Working on an early draft of a song? Don’t worry about rhyming too early. Forcing a rhyme can twist your song out of shape, making a line sound unnatural. Worse, it can make you say something you don’t mean. That’s when listeners start to tune out. Instead…
1st: Say what you want to say. Write a couple of lines that express the heart of your song. (Don’t think about rhyming.)
2nd: Describe emotions, people, or situations. You’ll never hear a listener say, “I’ve just got to hear that songs again. I LOVE that rhyme!” It’s more important to make listeners see and feel what the song is about. Images and action words are key here. (Don’t think about rhyming.)
3rd: Imagine you’re telling a stranger what you feel. What questions do you need to answer? What does the listener want/need to know? (Don’t think about rhyming.)
4th: FINALLY… Look for rhymes that feel natural. As you organize your lines into a song structure, look for rhymes that just happen, or rework a line to keep the meaning while creating a natural sounding “near rhyme.” “Near” or “vowel” rhymes only rhyme the vowel sound. They’re much easier to find than perfect rhymes. Here are a couple of web sites with plenty of ideas for relaxed, conversational rhyming words: RhymeDesk.com and B-rhymes.com.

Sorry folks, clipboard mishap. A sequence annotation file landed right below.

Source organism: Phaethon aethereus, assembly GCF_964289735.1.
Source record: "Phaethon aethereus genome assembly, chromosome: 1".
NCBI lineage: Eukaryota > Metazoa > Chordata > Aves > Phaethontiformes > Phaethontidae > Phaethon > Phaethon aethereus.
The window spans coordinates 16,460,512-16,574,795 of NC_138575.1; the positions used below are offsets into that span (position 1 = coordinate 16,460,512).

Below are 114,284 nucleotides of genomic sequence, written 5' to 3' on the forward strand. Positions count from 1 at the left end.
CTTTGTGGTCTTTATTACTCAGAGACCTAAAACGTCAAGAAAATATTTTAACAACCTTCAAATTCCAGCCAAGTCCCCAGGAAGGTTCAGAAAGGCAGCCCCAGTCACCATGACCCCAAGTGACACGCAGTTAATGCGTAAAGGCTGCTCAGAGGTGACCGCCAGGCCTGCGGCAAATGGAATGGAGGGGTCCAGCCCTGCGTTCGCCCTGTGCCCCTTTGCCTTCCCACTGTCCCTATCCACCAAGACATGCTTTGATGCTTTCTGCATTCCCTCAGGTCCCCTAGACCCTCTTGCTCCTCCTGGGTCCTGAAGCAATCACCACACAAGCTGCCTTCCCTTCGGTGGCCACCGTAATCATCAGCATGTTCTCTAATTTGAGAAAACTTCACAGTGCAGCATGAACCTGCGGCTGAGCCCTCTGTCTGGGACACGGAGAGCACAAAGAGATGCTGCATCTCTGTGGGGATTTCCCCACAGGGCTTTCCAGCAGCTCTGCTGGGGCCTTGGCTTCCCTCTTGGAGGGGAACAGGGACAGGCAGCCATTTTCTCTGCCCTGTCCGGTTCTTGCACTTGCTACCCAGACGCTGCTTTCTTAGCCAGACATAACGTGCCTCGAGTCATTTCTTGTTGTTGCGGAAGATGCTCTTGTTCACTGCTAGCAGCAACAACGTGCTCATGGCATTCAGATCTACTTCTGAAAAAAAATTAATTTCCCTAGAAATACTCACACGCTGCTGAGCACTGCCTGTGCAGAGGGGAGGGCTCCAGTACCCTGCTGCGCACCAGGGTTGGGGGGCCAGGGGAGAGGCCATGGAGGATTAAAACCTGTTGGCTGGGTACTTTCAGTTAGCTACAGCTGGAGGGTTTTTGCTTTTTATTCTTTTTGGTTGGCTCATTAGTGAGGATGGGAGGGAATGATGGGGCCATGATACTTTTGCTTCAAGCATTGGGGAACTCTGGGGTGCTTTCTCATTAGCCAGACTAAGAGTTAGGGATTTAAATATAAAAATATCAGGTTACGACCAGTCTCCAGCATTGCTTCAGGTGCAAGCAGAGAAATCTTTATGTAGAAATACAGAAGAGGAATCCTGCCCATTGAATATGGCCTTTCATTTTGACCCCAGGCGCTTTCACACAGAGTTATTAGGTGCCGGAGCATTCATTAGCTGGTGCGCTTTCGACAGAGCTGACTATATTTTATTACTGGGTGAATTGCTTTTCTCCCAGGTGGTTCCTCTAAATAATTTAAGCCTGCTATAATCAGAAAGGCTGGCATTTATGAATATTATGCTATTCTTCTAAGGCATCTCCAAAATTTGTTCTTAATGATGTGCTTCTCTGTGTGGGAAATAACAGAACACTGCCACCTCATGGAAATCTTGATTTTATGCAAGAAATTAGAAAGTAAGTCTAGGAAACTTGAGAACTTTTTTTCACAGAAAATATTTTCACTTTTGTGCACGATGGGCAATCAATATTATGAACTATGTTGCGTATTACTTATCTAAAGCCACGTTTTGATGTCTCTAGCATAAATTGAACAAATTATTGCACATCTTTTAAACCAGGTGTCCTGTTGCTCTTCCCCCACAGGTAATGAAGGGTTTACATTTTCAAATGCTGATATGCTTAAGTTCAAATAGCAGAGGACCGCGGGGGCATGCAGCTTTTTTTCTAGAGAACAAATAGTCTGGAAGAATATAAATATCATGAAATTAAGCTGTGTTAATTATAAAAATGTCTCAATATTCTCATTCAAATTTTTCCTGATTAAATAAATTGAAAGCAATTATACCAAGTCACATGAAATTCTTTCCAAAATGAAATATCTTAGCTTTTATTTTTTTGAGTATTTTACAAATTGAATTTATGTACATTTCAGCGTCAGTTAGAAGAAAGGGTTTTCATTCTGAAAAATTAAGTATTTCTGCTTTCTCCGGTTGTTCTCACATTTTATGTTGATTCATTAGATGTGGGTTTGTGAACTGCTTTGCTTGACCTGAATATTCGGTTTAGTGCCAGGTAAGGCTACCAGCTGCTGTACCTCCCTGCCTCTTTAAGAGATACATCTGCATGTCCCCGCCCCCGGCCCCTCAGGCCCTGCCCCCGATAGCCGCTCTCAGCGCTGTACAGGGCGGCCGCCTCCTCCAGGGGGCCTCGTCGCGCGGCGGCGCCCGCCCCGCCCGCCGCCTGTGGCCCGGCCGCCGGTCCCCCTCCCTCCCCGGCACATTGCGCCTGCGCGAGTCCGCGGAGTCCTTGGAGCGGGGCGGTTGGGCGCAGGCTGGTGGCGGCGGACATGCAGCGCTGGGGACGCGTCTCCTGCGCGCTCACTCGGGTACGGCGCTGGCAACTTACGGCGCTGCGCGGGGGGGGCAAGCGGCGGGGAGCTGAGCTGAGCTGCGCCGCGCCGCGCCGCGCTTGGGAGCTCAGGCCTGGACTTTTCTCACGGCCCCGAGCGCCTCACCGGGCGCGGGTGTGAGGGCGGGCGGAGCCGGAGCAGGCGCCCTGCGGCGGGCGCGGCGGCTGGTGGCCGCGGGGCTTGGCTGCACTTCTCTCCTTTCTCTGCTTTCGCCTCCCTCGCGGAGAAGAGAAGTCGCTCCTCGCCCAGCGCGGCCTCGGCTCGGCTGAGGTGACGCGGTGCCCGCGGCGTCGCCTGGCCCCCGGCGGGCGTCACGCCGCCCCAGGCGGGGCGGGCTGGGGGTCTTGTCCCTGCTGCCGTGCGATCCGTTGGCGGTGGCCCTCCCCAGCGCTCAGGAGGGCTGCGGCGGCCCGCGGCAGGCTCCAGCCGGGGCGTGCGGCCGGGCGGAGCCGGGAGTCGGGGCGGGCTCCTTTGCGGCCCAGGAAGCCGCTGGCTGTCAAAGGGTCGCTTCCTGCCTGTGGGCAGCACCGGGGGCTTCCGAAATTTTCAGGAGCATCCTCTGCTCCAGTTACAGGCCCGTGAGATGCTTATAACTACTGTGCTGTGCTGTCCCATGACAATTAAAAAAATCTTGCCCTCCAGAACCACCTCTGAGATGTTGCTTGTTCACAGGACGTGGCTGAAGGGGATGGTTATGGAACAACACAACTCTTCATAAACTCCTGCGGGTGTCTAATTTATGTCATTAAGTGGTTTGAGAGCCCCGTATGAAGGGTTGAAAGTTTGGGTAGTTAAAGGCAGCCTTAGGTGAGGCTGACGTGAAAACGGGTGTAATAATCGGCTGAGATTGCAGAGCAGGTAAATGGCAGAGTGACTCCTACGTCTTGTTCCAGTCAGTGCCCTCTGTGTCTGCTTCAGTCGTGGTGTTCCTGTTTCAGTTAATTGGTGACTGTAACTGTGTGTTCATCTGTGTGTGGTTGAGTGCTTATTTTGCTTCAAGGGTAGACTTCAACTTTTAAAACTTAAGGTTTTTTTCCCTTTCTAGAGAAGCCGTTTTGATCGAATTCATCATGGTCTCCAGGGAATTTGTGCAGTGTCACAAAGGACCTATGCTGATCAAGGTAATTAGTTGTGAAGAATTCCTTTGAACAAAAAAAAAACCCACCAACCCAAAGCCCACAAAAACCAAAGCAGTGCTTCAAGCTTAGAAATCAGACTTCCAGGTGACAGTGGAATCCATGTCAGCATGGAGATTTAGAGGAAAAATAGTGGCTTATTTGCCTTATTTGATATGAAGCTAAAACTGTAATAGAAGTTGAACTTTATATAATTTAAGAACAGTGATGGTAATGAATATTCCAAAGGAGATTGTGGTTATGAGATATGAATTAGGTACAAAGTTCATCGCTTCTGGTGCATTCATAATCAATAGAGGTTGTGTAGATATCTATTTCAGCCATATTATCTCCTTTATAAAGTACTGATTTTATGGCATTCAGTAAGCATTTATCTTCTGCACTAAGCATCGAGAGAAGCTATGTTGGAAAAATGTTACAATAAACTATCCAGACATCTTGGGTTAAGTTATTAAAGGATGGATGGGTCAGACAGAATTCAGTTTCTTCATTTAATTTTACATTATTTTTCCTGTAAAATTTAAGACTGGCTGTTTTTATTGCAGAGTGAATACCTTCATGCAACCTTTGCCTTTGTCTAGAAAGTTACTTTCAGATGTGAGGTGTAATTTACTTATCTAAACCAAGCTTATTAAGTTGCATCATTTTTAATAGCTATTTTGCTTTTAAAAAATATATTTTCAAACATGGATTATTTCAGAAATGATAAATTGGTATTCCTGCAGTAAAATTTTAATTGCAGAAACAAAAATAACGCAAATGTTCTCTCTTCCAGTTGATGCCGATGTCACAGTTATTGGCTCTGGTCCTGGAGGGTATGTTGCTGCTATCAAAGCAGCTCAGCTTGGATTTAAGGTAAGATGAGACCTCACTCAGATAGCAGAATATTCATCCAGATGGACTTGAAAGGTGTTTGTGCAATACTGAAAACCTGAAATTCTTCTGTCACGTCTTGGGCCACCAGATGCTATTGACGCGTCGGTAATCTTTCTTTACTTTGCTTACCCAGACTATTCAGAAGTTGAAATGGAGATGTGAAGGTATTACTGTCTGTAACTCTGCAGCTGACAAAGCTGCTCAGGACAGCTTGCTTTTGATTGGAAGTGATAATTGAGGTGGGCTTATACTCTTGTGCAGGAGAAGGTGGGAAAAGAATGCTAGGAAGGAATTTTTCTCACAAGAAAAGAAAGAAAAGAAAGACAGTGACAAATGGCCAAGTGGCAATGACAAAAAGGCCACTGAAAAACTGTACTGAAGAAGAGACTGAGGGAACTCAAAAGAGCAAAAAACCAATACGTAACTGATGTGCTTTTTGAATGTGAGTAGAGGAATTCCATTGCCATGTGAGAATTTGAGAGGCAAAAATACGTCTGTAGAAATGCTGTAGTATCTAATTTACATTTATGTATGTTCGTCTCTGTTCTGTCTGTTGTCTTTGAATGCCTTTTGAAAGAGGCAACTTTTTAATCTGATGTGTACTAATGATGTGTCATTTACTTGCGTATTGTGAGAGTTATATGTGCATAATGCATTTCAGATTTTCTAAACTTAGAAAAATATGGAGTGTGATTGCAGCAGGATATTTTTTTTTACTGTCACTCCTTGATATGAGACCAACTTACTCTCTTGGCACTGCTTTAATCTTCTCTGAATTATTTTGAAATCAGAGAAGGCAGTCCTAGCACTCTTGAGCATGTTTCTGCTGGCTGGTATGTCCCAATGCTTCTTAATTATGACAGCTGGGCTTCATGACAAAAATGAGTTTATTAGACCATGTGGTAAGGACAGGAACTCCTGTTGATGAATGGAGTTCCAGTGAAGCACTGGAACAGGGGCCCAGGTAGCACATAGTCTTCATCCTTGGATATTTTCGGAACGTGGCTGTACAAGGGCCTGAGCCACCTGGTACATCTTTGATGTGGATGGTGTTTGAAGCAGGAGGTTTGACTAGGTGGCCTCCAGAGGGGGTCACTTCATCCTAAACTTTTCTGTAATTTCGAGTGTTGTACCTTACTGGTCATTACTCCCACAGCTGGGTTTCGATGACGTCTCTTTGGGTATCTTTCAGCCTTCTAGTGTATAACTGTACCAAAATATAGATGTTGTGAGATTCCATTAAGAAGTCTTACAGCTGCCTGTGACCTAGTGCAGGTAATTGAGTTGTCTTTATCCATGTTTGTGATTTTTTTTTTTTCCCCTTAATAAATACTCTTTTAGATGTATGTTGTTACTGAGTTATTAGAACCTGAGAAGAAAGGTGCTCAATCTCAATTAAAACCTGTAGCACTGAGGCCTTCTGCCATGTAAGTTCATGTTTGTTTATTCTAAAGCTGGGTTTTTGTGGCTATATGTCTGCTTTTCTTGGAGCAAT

If you can’t find a comfortable, natural sounding rhyme… DON’T RHYME! You don’t have to rhyme every line. Rhyming words are used to add emphasis and give the listener a strong sense of completion. For instance, the final line of your chorus (the “payoff” line) is one of the places you’ll probably want to emphasize with a strong rhyme. For other lines, let the emotional message of the song be the most important thing.
by Robin Frederick
This post is based on my books Shortcuts to Hit Songwriting and Shortcuts to Songwriting for Film & TV. Each book includes over one hundred useful, real-world shortcuts that will show you how to write songs that work for today’s music market, plus dozens of hands-on exercises to get your creative ideas flowing.
Copyright 2013. All rights reserved. Reprints by permission.